The company has taken some innovative strategy by assessing its customer psychographics. Now, it understands the business is complex and serious, and BlackBerry must be positioned as a serious firm for the enterprise community to advance security and privacy.

Since the trouble started, BlackBerry has changed its leadership team to reflect the new realities perhaps to advance the brand and contain shareholders and customers. Moreover, since 2013, the company has continued to lay off employees in mass to facilitate a recovery process. More than 4,500 employees have been laid off since then.

BlackBerry now focuses on QNX. The company intends to leverage QNX software business to advance machine-to-machine communication in the automotive industry, and it intends to go beyond this segment.

BlackBerry also signed a contract with Foxconn to design and manage all new BlackBerry devices, but BlackBerry will design software while the latter concentrates on hardware.

The CEO is also focusing on talent acquisition to enhance innovative capabilities of the company.

It then appears that BlackBerry has observed that a single strategy will not save it from a rapid decline or failure. As such, the company has identified specific areas, including leadership, product development, talent acquisition, outsourcing product development, and analysis of consumer psychographics among others to revive its declining brand.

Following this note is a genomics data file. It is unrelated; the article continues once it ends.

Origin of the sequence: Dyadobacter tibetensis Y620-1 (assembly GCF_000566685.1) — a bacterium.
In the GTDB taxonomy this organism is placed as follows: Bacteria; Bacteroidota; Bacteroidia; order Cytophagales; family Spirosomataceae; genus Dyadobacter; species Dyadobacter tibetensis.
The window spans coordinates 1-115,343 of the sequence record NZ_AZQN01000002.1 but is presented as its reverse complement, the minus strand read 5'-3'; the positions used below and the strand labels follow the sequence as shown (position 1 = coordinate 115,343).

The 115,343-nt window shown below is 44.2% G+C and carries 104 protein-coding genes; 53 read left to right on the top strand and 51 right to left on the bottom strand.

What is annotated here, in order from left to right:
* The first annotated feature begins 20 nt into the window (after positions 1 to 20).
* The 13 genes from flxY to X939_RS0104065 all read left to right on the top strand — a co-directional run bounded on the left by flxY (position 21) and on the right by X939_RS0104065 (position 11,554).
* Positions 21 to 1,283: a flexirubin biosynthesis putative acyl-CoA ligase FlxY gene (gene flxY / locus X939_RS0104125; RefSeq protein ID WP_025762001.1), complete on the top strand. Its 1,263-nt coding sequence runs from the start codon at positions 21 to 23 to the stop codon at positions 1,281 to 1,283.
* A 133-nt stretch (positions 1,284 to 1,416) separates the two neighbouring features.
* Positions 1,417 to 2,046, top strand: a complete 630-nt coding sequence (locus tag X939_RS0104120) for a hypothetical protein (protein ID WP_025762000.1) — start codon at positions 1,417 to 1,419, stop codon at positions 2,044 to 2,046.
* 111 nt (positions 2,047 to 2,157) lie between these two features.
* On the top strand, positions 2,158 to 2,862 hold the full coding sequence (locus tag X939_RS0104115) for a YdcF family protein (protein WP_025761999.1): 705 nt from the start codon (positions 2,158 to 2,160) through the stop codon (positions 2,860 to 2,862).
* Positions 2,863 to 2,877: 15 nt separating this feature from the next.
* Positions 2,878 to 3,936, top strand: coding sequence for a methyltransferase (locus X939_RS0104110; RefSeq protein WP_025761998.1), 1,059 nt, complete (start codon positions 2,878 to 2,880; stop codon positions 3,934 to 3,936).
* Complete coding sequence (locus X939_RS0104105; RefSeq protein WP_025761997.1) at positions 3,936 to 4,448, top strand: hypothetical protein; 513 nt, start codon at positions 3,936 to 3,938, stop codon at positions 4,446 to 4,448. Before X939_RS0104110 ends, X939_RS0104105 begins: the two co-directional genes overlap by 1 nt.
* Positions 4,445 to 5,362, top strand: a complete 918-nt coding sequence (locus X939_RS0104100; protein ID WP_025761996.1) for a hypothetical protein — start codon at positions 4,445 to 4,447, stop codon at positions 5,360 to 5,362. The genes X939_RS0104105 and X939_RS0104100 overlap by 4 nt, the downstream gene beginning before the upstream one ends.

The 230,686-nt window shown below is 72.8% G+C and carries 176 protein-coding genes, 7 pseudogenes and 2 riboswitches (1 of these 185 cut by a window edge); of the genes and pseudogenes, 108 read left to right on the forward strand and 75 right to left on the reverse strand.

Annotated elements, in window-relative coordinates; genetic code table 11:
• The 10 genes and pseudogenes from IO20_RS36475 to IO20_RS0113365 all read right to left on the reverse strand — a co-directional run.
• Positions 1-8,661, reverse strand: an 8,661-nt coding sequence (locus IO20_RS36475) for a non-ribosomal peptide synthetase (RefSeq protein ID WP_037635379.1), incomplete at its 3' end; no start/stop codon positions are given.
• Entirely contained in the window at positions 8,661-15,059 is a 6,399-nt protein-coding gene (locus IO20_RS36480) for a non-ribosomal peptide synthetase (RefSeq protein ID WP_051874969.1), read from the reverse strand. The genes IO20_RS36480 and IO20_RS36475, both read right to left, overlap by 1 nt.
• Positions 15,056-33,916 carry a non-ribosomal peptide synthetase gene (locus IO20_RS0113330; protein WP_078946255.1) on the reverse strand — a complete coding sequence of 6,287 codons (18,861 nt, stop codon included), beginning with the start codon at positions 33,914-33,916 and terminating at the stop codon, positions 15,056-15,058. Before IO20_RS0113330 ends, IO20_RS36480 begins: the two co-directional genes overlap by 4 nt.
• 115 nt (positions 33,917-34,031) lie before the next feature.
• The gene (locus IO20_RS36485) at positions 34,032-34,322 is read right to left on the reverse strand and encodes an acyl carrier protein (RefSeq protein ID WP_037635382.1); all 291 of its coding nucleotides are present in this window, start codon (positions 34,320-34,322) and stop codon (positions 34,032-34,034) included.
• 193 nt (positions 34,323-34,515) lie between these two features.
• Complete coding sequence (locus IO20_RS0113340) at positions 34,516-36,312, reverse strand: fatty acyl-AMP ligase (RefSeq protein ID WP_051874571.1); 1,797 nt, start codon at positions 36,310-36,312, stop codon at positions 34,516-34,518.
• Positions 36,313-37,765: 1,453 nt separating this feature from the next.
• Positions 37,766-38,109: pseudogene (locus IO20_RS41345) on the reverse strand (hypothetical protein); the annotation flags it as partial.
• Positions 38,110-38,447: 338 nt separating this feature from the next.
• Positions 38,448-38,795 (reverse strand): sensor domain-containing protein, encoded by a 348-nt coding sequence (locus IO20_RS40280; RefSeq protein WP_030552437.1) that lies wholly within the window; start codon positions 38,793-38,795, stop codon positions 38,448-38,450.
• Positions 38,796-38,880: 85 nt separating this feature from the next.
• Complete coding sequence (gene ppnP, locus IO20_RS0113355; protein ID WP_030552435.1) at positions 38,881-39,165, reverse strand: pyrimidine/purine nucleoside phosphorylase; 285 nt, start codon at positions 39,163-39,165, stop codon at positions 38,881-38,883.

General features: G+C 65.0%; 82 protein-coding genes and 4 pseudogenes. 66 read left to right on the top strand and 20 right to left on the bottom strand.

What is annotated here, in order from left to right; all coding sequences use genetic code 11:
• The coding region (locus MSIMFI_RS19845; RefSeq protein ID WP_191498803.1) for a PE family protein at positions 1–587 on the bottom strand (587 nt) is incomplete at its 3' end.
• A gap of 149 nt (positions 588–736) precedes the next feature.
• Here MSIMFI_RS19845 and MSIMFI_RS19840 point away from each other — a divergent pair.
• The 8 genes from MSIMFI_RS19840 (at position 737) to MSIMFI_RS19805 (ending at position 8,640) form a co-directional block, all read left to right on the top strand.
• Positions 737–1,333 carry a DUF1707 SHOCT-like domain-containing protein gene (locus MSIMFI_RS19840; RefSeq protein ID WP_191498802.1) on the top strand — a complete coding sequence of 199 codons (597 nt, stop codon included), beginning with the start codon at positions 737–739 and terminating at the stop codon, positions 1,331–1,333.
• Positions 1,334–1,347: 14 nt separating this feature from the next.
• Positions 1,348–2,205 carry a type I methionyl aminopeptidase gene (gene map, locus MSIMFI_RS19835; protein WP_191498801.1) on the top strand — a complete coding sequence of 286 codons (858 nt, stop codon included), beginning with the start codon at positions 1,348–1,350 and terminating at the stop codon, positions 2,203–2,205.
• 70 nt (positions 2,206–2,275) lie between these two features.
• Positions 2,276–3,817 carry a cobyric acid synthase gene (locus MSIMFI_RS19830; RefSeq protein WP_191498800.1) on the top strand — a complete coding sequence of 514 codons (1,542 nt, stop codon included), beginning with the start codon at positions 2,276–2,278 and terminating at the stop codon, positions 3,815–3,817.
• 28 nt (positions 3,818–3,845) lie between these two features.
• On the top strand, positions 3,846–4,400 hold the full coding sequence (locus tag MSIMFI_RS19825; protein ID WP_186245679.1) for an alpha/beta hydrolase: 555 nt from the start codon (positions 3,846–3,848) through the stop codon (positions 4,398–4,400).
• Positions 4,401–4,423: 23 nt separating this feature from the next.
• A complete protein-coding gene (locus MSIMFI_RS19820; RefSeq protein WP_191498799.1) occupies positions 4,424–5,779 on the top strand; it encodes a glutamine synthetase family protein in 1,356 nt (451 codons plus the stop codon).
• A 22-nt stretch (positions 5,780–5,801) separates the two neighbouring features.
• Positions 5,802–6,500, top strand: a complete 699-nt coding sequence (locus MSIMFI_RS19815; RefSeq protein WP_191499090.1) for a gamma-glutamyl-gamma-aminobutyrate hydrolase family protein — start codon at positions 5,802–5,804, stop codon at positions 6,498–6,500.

Discussion and Critical Analysis of the Current Company’s Strategy

Just some few years ago, BlackBerry was the leading smartphone manufacturer. BlackBerry had claimed the enterprise, the entire Wall Street and Capitol Hill. All these are now history. Instead, the company has become a case of business strategy failure. From a business perspective, it reflects what occurs when a company fails to innovate in a rapidly changing consumer environment facing evolution at an extremely greater speed. Until 2009, Fortune magazine referred to BlackBerry as the fastest growing tech firm in the world because BlackBerry had recorded earnings growth with more than 84 percent each year (Gustin, 2013). However, failure in business strategy execution led to the decline and failure of the company. The company stock price dropped by more than 90 percent to less than $7 (Gustin, 2013).

From the analysis, it was observed that multiple factors had contributed to the state of the company. BlackBerry made multiple mistakes in its life cycle that eventually led to its current challenges. These challenges were attributed to business strategy failure leading to rapid decline and failure in its smartphone market share. For instance, it was observed that BlackBerry simply failed to acknowledge the changing business landscape. It did not understand why consumers would opt for touchscreen while it offered smartphones with complete QWERTY keyboards.